The Constitution of Japan is the oldest in the world. More precisely, among modern constitutions it is the 14th oldest, but all of the constitutions enacted before the Constitution of Japan have been frequently amended. For this reason, it is not wrong to say that the Constitution of Japan is the oldest in the world. We, as the sovereign, must take a serious look at the Constitution, which defines the rights of the Japanese people and the basic structure of Japan. We are entering an era where we must exit the mode of “ceasing to think” and start creating a Constitution that reflects the times.
1. Positively Understand the Revision of the Constitution!
The present Constitution of Japan was established without any modification other than minor corrections to the draft prepared by General MacArthur and without a national referendum. In Germany, the Basic Law (the Constitution of Germany), which was also enacted during the post-WWII occupation, has been revised 59 times by the German people. The Constitution of Japan has never been revised at all. The constitutional revision will be a major event wherein the Japanese people, who are the sovereign, can make decisions about the Constitution for the first time in the history of Japan. The Japanese people should be highly motivated to proactively take part in revising the Constitution.
2. Dispense with the “Pro-Constitution” Notion of Opposing Constitutional Revision!
It is needless to point out, but we know from Darwin’s theory of evolution that species cannot survive unless they continuously adapt to changes in the environment. A state also needs to change with the times. This idea can be best applied to the revision of a constitution. Other countries make untiring efforts to protect their constitution. The United States has amended its Constitution six times since 1945, Canada 18 times since the end of WWII, France 27 times, Italy 15 times, and Germany 59 times.
In Japan, not even a single motion to revise the Constitution has been made. It cannot be denied that this may have something to do with the biased “pro-Constitution” notion that “pro-Constitution = good” and “constitutional amendment = bad,” which has been widely accepted in Japanese society. On the contrary, it is obvious from overseas cases that constitutions must be appropriately updated according to the needs of the times. People should dispense with the notion of being “pro-Constitution,” which has been accepted unquestioningly, and realize the necessity of revising the Constitution in such a way as to reflect contemporary developments.
3. Involve All Political Parties and Think Tanks in Proposing a Draft Constitution and Have a National Debate!
If it goes ahead, it will be the first time Japanese people have been involved in revising the Constitution of Japan. Japan has no historical precedent for its people to revise the Constitution by referendum. What is most important here is the participation of the people of Japan, and their ownership. For such a first attempt by Japanese society to revise the Constitution, a robust national debate involving all stakeholders should be undertaken. To do this, the following process should be applied: all parties and think tanks will submit their own draft constitutions and, based on them, people will be encouraged to express and debate their views. The objective of the constitutional revision is not to split the Japanese people into divided camps based on opinion. Efforts should be made to reach the best possible consensus.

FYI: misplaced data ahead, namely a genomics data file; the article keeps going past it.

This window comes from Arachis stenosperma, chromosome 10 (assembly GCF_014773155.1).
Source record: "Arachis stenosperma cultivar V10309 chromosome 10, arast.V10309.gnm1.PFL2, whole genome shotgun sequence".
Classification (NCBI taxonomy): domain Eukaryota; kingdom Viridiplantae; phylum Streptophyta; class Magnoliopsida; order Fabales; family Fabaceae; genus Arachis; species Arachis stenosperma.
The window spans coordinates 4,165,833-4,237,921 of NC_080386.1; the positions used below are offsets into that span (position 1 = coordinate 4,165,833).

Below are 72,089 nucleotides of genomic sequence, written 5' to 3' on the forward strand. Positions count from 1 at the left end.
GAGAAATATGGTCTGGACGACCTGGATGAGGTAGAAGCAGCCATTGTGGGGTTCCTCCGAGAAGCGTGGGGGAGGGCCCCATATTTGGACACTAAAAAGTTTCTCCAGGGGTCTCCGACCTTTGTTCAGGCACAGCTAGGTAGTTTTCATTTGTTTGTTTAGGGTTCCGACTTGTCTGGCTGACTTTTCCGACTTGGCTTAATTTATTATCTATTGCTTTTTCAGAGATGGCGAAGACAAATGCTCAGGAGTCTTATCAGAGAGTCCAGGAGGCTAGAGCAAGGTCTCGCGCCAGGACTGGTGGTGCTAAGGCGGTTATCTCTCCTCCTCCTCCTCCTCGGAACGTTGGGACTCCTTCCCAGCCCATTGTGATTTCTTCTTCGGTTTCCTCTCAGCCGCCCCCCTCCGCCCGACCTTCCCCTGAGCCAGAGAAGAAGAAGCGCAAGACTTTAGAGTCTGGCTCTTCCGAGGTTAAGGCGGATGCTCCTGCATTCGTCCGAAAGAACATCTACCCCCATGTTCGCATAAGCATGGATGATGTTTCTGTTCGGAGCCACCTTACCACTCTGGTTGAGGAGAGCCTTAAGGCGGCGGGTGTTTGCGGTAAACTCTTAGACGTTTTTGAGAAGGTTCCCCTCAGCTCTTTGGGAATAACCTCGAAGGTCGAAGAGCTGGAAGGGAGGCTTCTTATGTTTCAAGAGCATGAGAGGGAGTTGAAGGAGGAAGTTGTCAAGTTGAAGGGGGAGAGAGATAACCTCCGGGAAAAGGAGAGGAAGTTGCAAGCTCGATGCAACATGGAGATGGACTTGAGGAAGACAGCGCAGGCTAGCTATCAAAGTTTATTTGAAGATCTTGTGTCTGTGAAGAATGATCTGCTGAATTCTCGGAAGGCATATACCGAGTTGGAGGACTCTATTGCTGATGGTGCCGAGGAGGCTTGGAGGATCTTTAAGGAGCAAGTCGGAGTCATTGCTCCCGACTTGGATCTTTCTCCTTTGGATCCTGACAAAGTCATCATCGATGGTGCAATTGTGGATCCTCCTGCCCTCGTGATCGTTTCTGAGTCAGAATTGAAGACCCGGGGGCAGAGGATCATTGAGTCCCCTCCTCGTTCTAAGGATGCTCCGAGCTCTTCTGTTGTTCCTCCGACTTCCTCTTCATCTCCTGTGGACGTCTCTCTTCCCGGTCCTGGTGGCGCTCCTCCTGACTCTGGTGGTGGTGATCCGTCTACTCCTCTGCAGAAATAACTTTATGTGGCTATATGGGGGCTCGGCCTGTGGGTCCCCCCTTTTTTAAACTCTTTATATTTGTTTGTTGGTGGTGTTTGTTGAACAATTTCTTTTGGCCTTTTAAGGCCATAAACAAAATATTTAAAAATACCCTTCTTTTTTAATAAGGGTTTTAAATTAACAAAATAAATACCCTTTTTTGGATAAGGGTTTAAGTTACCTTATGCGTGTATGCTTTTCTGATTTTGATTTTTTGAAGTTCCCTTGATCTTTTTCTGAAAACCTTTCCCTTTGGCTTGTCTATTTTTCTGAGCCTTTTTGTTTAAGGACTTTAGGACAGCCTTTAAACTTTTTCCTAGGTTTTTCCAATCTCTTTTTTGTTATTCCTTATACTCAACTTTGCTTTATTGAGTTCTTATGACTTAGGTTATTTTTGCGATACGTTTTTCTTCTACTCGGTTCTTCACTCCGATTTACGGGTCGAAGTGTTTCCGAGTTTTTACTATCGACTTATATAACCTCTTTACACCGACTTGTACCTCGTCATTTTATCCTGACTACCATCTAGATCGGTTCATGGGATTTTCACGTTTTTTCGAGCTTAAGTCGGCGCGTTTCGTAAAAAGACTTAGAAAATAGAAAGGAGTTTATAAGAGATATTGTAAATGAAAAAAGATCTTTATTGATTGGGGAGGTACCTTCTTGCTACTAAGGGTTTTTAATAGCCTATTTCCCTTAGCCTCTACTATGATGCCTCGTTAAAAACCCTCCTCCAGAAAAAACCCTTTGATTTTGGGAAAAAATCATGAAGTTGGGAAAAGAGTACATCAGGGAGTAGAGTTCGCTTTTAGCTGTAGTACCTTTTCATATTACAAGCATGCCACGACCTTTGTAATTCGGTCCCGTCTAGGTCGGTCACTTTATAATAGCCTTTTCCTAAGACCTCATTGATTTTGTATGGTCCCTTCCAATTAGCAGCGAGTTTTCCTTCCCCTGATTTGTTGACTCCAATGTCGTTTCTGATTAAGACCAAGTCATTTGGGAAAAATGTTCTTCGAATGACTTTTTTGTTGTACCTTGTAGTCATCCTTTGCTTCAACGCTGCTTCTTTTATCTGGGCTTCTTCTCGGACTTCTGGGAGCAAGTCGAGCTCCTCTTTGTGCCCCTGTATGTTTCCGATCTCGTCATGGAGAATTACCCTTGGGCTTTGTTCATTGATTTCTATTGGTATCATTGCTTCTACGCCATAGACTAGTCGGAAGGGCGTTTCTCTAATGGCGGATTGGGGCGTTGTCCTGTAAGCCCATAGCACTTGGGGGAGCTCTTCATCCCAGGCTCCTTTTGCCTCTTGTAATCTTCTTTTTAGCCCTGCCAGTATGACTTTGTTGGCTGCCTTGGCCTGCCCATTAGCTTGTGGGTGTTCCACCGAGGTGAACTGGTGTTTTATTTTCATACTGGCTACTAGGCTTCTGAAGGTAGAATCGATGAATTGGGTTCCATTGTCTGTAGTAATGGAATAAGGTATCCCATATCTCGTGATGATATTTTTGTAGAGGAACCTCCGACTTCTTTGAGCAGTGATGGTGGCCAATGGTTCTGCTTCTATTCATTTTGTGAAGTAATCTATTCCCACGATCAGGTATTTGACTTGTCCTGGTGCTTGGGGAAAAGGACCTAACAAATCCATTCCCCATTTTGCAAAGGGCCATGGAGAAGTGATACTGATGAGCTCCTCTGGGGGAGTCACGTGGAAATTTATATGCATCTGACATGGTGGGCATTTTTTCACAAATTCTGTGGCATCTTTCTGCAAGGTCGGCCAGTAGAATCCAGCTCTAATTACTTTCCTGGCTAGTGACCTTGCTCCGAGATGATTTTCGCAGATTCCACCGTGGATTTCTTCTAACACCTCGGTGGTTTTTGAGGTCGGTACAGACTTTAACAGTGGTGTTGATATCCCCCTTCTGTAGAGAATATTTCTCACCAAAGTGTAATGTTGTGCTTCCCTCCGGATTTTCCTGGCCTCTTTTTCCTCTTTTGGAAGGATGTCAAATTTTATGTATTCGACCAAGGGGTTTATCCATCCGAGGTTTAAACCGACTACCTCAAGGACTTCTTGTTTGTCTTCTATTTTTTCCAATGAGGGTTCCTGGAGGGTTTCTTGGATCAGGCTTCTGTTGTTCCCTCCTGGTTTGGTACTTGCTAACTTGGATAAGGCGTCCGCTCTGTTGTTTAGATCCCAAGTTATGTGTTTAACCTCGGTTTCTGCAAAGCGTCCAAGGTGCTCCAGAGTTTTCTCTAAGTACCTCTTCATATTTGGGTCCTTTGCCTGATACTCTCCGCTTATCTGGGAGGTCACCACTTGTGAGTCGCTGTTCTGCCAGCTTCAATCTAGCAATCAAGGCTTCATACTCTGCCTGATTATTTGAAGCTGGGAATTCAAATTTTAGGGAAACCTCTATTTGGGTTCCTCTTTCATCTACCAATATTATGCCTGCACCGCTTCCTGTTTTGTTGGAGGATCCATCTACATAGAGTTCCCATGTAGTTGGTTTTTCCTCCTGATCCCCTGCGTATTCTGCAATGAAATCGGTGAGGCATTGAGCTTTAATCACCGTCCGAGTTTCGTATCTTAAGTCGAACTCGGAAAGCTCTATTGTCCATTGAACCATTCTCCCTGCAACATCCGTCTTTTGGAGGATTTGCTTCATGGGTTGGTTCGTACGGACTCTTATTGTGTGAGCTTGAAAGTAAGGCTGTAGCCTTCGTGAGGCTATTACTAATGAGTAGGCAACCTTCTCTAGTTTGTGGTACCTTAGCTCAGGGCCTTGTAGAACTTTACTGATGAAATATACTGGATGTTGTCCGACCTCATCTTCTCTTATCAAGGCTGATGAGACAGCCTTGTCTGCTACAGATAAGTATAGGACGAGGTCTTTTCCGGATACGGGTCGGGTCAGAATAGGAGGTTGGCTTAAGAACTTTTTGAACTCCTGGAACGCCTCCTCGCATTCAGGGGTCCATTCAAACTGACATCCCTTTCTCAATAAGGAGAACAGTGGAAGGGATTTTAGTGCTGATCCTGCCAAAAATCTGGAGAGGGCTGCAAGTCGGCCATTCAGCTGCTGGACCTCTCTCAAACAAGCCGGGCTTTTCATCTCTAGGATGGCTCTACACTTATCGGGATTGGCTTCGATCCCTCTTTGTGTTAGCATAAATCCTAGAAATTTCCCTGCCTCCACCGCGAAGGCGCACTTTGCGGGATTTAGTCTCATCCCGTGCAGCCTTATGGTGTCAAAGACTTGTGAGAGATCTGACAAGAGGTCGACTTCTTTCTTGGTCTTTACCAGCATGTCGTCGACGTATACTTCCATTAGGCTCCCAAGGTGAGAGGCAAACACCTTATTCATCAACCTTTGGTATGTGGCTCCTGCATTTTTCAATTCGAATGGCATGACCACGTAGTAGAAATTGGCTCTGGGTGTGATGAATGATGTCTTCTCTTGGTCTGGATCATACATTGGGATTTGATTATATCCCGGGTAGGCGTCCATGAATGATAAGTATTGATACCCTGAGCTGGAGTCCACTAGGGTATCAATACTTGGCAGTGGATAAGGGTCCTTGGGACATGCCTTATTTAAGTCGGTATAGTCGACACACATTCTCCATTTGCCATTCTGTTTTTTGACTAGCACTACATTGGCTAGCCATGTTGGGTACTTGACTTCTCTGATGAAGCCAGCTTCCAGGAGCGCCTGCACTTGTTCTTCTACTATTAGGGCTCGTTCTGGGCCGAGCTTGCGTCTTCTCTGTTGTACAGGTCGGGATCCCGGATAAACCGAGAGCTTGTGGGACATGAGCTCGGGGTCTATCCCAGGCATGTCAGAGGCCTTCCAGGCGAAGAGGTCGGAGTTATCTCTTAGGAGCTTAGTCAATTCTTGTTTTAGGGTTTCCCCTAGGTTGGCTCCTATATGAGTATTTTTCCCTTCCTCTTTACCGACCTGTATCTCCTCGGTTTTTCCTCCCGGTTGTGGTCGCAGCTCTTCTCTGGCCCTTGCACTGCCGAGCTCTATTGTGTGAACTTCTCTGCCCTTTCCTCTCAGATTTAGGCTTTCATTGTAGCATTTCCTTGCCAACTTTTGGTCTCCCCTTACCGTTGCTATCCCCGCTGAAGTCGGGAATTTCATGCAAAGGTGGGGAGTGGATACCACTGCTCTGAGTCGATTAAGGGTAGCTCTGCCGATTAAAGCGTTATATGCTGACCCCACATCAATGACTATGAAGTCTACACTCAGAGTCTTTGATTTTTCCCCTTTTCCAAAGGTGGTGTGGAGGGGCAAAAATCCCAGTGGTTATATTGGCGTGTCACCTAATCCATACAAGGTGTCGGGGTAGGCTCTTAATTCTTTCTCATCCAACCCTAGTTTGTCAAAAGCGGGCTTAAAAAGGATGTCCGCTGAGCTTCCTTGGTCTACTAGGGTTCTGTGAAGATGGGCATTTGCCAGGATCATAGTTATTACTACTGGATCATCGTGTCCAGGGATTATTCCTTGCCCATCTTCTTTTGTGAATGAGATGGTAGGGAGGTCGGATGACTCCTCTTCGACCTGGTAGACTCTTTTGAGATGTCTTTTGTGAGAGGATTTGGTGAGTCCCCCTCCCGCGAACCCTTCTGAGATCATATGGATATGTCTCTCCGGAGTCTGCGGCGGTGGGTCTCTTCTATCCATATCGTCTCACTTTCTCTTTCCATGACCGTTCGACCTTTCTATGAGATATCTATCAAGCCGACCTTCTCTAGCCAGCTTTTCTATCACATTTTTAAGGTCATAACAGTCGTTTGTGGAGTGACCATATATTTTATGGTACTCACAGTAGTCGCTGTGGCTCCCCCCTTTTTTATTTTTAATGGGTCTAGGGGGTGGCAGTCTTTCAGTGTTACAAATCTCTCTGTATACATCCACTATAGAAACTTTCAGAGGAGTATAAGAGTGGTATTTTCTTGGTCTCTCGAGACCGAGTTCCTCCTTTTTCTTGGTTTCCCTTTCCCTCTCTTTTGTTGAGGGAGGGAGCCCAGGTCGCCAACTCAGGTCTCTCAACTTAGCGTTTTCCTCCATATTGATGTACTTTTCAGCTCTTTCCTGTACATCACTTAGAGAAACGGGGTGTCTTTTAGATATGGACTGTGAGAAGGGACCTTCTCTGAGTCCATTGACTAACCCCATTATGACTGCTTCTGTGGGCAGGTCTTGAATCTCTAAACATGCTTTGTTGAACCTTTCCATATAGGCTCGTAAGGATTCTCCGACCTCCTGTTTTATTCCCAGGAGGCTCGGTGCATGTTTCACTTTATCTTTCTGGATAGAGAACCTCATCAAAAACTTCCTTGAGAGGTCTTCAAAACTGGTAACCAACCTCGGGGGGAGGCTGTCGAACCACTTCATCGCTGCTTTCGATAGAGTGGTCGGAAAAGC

4. Get Rid of the “Super” Rigid Constitution, Which is Exceptional in the World!
Other countries frequently revise their constitution. They present as many “proposals” for a revised constitution as possible to their people, and these proposals are often rejected. Through this process, they adopt a revision that has been approved by national consensus. This is how other countries update their constitution to reflect the needs of the times. Every time the constitution is revised, the people undertake a serious examination of their national basic law and express and discuss their view.
In Japan, the procedures that the Diet must go through before presenting a proposal for revising the Constitution to the public are so strict that the Japanese people are deprived of opportunities to think about the Constitution and express their views. To address this situation, Article 96 of the Constitution, which stipulates the process of proposing a constitutional revision to the people, should be amended. Article 96 requires at least a two-thirds majority approval from both houses of the Diet – the House of Representatives and the House of Councilors – before a revision can be taken to a public referendum. This should be changed to a majority of all members of the two houses.